Recent storms have pushed Colorado’s snowpack above ‘normal,’ but crucial water reservoirs are lagging behind last year

Hart Van Denburg/CPR News
The runs at Copper Mountain ski area seen from Vail Pass as a storm gathers over the Ten Mile Range in the background, Dec. 14, 2023.

A wave of late-winter storms has pushed snow accumulation in all of Colorado’s major water-storage basins above normal levels for the first time this year, data show. 

Statewide, snowpack — which melts into a crucial water source for the state and becomes the primary supply for the Colorado River system that supplies 40 million people across the West — has now exceeded long-term climate averages.

Suzanne Paschke, a hydrologist and deputy director of the U.S. Geological Survey’s Colorado Water Science Center, said recent snowstorms “has everyone excited for improvements,” but said much of the state will likely have a smaller snow-fed water supply this year than it did in 2023.

Colorado is still a few weeks away from April 1, around when snowpack levels typically peak and the Spring melt-off starts in earnest. Despite the slow start, reservoirs across the state are reporting more water storage in 2024 than in 2023. However, Paschke said those reservoirs are likely still being buoyed by last year’s healthier snowpack.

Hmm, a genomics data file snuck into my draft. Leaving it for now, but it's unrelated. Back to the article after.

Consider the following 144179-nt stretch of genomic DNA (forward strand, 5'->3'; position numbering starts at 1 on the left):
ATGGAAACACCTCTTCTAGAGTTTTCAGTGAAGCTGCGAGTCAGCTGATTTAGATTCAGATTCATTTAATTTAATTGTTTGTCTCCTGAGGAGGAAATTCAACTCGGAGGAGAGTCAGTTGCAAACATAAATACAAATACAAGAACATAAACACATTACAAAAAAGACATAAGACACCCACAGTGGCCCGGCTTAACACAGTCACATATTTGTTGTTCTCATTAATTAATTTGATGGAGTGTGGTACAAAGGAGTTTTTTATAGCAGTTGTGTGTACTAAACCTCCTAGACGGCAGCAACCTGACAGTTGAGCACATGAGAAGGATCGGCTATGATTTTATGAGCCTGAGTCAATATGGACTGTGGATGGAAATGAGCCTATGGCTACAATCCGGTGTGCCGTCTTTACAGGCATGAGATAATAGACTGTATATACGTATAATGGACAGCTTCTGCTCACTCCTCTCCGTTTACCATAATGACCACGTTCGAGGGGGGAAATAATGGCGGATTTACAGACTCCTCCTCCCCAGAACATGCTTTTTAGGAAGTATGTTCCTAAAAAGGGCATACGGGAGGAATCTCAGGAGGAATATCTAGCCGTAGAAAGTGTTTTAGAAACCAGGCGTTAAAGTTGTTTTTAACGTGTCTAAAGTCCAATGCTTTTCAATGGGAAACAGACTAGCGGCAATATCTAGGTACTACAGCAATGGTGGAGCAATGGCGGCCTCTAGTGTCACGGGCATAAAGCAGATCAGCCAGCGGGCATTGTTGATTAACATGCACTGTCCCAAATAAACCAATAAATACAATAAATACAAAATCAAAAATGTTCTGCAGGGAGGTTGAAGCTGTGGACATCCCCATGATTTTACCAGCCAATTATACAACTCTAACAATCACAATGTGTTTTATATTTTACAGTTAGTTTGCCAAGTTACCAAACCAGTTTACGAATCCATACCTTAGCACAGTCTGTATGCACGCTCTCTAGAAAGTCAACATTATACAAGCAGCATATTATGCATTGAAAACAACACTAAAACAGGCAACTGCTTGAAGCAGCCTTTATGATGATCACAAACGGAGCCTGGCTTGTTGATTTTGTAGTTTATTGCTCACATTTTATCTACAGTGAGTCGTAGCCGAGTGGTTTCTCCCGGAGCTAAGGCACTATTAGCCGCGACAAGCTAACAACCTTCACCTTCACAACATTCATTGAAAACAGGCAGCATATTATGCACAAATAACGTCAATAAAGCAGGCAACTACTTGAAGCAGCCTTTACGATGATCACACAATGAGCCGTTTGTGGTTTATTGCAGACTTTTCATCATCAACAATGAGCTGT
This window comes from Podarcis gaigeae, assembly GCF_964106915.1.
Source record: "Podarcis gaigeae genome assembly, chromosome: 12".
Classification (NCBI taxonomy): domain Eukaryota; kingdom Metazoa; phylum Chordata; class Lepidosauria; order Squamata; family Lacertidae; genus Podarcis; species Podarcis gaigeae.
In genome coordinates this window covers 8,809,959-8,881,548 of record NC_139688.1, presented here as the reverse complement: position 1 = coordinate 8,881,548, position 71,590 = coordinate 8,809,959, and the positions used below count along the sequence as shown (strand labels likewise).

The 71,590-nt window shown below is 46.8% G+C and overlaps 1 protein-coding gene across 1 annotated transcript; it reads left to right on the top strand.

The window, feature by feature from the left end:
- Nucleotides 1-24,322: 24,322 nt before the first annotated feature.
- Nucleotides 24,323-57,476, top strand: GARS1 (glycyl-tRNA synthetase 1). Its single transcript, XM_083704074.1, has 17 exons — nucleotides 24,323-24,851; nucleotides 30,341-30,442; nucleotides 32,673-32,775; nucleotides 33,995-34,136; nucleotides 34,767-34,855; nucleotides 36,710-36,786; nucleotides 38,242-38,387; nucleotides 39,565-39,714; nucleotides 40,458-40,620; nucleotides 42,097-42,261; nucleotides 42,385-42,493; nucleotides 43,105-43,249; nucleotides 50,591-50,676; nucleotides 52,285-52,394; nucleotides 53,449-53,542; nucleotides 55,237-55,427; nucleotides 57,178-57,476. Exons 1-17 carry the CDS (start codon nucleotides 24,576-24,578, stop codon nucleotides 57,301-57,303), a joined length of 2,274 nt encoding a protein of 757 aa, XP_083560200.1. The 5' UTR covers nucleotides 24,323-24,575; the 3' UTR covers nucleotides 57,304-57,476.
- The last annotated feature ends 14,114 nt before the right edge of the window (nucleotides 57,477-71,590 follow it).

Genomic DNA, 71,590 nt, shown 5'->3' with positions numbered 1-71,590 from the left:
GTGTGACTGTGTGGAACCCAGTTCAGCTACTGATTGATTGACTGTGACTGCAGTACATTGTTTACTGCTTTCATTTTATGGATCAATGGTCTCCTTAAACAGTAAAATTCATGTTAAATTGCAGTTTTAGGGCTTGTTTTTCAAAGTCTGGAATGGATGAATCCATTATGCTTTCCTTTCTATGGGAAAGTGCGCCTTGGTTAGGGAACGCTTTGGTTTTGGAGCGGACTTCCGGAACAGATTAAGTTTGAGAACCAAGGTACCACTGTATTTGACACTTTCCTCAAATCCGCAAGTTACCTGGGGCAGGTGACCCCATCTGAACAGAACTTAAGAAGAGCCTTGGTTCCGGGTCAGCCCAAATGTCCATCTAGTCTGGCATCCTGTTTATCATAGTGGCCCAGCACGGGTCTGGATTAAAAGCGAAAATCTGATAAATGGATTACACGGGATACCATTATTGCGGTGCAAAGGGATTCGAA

“There presently appears to be more filled capacity than at this time last year, which may be a reflection of the observed snowpack and spring runoff conditions from the prior year,” she said.

While automated climate sensors in most of Colorado's major river basins are recording less snowpack than in 2023, two are bucking the trend: the Arkansas and South Platte basins in southern and northern Colorado, data from the U.S. Department of Agriculture’s SNOTEL monitoring network show.